Both of my boats are roto-molded polyethylene, which is low maintenance and less expensive, but is heavy and has certain other drawbacks. They get soft in the sun/heat, and don't have the aesthetic quality of glass boats. However, you can kick 'em around more with less worry.
I have a Wilderness Systems Tarpon 140 and I like it. It is a solid, but heavy boat that paddles well, only 29" wide. Many SOT fishing yaks are wider for stability, but you lose paddling speed and efficiency in the tradeoff.
I would definitely check out the Hobie Mirage Drive SOT's, especially the 16' Adventure model, which is their largest, most seaworthy SOT. The Hobies are pedal driven, which leaves your hands free for trolling and casting. I am currently salivating over an "Adventure Island" model, which is the 16'er set up as a trimaran.
Generally, something around 13' or 14' is easier to maneuver and handle, both in the water and on the shore. The 16'ers are kind of beastly to handle roof-topping it, and have longer turning radii, but they come into their own when paddling any distance in bigger water and rougher conditions. My 14' Tarpon was a compromise between the maneuverability of a 12'er and the big water capability of a 16'er.

I agree with Alex about Werner paddles. They are among the best you can buy, and they're made right here in WA, in Sultan, I think. I also have a Werner Camano touring paddle, and I love it and don't regret paying the price at all. It has a carbon shaft and glass blade, and is really light, stiff, and tough. Lighter and stiffer is better.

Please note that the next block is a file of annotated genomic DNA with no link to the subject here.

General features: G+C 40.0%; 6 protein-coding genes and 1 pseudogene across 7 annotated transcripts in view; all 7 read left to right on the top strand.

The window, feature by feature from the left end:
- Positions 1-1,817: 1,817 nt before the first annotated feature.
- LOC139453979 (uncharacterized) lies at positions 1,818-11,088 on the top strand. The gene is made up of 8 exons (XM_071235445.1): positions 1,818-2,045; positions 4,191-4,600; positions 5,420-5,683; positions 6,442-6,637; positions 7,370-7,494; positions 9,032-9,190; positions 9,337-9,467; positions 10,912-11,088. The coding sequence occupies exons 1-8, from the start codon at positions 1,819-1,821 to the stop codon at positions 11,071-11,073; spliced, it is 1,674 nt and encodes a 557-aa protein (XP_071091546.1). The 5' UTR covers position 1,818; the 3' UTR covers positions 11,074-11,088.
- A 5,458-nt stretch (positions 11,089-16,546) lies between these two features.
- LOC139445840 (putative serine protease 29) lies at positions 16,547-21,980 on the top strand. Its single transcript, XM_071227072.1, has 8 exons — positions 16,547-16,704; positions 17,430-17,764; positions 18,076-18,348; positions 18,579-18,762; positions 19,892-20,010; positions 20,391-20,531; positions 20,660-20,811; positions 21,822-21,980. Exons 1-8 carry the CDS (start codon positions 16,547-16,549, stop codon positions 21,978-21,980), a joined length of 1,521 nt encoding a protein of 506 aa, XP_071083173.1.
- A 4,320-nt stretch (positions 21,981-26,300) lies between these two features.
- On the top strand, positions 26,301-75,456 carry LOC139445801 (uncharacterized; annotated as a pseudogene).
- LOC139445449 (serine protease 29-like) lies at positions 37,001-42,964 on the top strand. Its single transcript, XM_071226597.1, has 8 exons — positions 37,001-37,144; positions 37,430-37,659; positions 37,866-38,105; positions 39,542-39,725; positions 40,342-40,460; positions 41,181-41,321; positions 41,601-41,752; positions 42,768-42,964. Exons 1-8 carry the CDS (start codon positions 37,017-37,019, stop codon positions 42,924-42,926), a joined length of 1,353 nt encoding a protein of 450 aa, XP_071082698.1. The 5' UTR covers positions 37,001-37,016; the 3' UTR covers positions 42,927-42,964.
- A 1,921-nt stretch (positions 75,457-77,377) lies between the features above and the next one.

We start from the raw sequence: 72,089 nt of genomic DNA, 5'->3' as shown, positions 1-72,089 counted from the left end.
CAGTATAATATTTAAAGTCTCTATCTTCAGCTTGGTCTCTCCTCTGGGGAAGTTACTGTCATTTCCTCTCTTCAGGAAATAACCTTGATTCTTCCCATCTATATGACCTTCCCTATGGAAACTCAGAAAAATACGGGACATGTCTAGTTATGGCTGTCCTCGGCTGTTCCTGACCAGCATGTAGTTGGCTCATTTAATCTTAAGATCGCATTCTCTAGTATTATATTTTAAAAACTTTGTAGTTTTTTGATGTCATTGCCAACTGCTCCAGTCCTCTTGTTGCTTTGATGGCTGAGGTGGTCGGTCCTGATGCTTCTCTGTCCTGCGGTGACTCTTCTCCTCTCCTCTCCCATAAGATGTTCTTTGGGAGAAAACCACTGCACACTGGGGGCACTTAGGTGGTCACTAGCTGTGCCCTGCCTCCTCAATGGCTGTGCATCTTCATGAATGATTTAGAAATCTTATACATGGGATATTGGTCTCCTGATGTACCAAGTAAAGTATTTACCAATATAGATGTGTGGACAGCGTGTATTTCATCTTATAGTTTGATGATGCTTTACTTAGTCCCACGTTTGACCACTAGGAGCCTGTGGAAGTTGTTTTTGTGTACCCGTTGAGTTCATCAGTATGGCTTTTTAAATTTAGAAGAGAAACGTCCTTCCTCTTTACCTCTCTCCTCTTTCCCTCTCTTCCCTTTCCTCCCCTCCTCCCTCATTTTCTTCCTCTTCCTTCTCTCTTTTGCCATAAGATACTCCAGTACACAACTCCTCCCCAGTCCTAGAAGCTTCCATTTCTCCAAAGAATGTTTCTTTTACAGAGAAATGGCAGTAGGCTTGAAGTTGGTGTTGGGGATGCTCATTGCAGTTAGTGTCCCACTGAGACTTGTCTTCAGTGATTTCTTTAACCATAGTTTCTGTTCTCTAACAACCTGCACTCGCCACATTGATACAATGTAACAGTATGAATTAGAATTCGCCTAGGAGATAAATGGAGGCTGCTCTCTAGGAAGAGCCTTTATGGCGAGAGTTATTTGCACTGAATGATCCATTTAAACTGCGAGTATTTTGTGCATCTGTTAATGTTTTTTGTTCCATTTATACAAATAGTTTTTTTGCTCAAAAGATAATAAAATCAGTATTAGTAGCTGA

I also have a Native watercraft Ultimate 12 hybrid canoe...which is a stable, low-profile canoe with a unique tunnel hull. I use this boat for the lakes, lower rivers, tidal creeks and protected backwaters. I can stand and cast in it, and it is highly maneuverable. I don't recommend it for deep, open water like the ocean, Strait, or any unprotected areas of the Salish Sea, but I feel OK taking into any coves or bays or inlets that are out of the wind.
 

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Discussion Starter · #9 ·
Thanks for the generous response Jim. I'm adding you to my "friends" and will likely hit you up with a bunch of questions as I get closer to pulling the trigger.